Moab residents with cancer have more options for at-home care now, as Moab Regional Hospital has established a new partnership with the Colorado-based affiliate of the Huntsman Cancer Institute.
Grand Valley Oncology, which is part of Community Hospital in Grand Junction, Colorado, is bringing hematologist and oncologist Dr. Jonathan King to Moab to increase patients’ access to a specialist in town.
“A cancer diagnosis is never convenient,” King said. “I’m happy to be able to at least make this part, the logistics, easier for patients.”
Like many of its specialty services, Moab Regional Hospital has provided oncology services for years through a partnering physician.
Dr. Joanne Virgilio, who previously worked in the oncology department at St. Mary’s Hospital in Grand Junction, held clinics in Moab for the past four years. During that time, she said, she developed a great love for the community and respect for its medical professionals.
“I felt like it was a privilege to serve the Moab community when I did,” Virgilio said. “The hospital staff are not only capable, but also warm and inviting. I love that (Moab Regional Hospital) has a small-town feel with a very high level of professionalism; it made it very easy and fun to come out.”
Virgilio and three of her colleagues went on to establish Grand Valley Oncology in 2014 to provide specialty oncology services to Colorado’s Western Slope community, leading to the latest partnership with Moab’s hospital.
“Ensuring cancer patients have access to high-quality care close to home is extremely important as they navigate their treatment options,” Community Hospital President and CEO Chris Thomas said.
St. Mary’s Hospital, meanwhile, will continue its existing partnership that Virgilio started. Dr. Virginia Tjan-Wettstein is now the visiting oncology and hematology specialist from St. Mary’s Cancer Center.
Community members who participated in the 2016 Moab Community Health Survey reported cancer as the second-most serious health concern in Moab, after substance abuse. That’s a 13 percent increase in the level of concern that respondents had in 2013.
In the same survey, 10 percent of respondents reported having received oncology services in the last three years. This partnership is part of addressing the community’s concerns with cancer, Moab Regional Hospital Director of Community Relations and Program Development Sarah Shea said.
“We have a number of patients who are going through treatment and have to spend a lot of time traveling to Salt Lake and Grand Junction,” Shea said. “We wanted to strengthen support right here in Moab.”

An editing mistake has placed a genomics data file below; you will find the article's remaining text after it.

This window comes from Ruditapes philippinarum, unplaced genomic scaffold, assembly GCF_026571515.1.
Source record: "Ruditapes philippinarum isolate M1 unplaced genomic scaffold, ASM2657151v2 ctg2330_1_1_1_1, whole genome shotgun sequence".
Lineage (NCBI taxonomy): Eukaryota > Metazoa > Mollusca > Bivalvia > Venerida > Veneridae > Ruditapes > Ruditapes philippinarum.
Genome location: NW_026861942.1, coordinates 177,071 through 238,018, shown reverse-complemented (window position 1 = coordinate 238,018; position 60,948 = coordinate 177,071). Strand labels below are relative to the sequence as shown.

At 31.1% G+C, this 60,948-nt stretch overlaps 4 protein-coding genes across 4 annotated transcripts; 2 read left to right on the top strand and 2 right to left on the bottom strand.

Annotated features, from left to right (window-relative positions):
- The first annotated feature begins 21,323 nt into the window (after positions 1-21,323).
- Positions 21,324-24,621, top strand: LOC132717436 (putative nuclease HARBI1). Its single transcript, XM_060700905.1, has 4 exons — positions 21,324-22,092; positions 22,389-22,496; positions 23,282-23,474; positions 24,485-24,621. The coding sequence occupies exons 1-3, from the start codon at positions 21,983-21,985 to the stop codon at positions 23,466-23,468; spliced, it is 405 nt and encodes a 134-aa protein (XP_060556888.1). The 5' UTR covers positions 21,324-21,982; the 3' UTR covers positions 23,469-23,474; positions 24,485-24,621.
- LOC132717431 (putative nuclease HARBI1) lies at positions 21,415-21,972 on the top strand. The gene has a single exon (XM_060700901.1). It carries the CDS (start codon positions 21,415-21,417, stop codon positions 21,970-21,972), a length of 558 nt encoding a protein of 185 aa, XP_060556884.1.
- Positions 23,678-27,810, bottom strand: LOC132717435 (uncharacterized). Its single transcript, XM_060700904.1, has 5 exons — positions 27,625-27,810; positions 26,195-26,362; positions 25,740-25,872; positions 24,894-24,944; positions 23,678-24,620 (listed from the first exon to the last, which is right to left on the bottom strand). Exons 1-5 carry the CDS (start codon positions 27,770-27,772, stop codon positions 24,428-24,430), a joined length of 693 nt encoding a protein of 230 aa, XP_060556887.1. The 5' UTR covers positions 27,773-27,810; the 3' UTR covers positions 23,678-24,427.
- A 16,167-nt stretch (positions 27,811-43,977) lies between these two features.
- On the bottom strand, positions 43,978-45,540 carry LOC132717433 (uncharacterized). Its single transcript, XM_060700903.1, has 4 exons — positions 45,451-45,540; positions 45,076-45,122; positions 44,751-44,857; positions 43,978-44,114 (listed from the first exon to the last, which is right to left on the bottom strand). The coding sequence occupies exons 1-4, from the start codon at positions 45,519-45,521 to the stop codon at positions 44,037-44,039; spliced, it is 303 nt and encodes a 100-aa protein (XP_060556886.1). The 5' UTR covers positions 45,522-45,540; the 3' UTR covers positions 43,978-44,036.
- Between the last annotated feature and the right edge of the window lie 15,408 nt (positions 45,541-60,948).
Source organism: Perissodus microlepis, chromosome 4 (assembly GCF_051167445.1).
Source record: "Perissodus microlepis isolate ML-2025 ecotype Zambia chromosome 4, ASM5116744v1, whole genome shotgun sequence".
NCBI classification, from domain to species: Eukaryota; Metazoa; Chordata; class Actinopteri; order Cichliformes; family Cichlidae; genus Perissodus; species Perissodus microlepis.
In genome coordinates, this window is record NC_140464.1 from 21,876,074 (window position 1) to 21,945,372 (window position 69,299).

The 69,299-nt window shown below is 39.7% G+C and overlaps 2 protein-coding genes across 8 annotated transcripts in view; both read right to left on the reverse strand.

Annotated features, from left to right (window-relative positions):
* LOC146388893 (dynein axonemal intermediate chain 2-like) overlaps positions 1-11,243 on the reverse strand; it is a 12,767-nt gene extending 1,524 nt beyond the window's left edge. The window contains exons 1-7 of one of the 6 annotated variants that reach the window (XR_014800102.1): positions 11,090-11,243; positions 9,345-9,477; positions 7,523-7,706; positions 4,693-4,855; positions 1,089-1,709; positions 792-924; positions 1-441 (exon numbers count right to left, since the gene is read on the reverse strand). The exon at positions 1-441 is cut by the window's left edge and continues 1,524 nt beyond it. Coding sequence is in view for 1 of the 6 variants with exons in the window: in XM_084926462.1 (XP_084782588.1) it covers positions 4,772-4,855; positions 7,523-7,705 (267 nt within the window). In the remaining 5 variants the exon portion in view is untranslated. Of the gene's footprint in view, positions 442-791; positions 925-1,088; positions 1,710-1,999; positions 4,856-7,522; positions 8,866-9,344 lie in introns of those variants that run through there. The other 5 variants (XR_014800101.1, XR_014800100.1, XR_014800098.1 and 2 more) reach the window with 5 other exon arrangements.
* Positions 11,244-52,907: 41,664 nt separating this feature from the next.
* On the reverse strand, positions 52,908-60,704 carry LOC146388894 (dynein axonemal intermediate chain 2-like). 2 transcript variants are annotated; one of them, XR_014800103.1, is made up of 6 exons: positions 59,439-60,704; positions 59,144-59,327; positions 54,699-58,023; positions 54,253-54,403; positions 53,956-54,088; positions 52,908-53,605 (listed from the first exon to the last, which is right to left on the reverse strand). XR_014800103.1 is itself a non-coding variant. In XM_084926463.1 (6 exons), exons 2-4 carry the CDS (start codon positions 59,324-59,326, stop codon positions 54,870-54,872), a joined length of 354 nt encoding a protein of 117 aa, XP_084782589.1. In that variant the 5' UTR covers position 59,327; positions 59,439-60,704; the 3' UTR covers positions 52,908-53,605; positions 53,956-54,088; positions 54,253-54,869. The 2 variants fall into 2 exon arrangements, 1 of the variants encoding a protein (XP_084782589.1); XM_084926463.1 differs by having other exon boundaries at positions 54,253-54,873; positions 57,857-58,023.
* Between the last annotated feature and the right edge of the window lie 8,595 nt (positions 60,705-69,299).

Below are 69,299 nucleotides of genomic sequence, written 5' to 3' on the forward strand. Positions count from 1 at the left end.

Bill Carter, an infusions specialist and nurse at Moab Regional Hospital, said he is glad to see the new partnership start to ease burdens for his patients, who have expressed to him the negative impact on their families, health and finances of having to travel constantly to receive care.
A Moab native, Carter said one of his primary goals returning to medical service in a rural community was to increase convenience of care for cancer patients.
“Now, for people who are used to traveling long distances, maybe two out of three times they can get treatment at home,” he said. “It’s really nice to see that. It’s a huge issue for people already in a lot of discomfort.”
Another benefit of the new partnership between Grand Valley Oncology and Moab Regional Hospital is its facilitation of a more seamless connection for patients who receive care from Moab Regional Hospital and the Huntsman Cancer Institute in Salt Lake City, Shea said.
The Utah- and Colorado-based oncology centers created a partnership about 18 months ago to facilitate collaboration and seamless care for patients receiving services from both entities, King said.
With many Moab-based patients receiving care in Salt Lake City, Moab Regional Hospital has already been working to improve communication with the cancer institute, while expanding services that are available in Moab, including lab work and chemotherapy transfusions.
“(With Grand Valley Oncology), we now have an even better system for supporting that important connection (with the institute),” Shea said.
Moab Regional Hospital is currently working to update its strategic plan to reflect the findings of its 2016 Community Health Assessment, Shea said. Providing community education programs and supporting other means of cancer prevention will be a big part of that, she said.
A cancer diagnosis is never convenient. I’m happy to be able to at least help make this part, the logistics, easier for patients.
New partnership brings Grand Valley Oncology services to Moab Regional
Patients can schedule appointments at Moab Regional Hospital’s Multi-Specialty Clinic with King by calling Grand Valley Oncology at 970-254-3180. The schedule availability varies from month to month.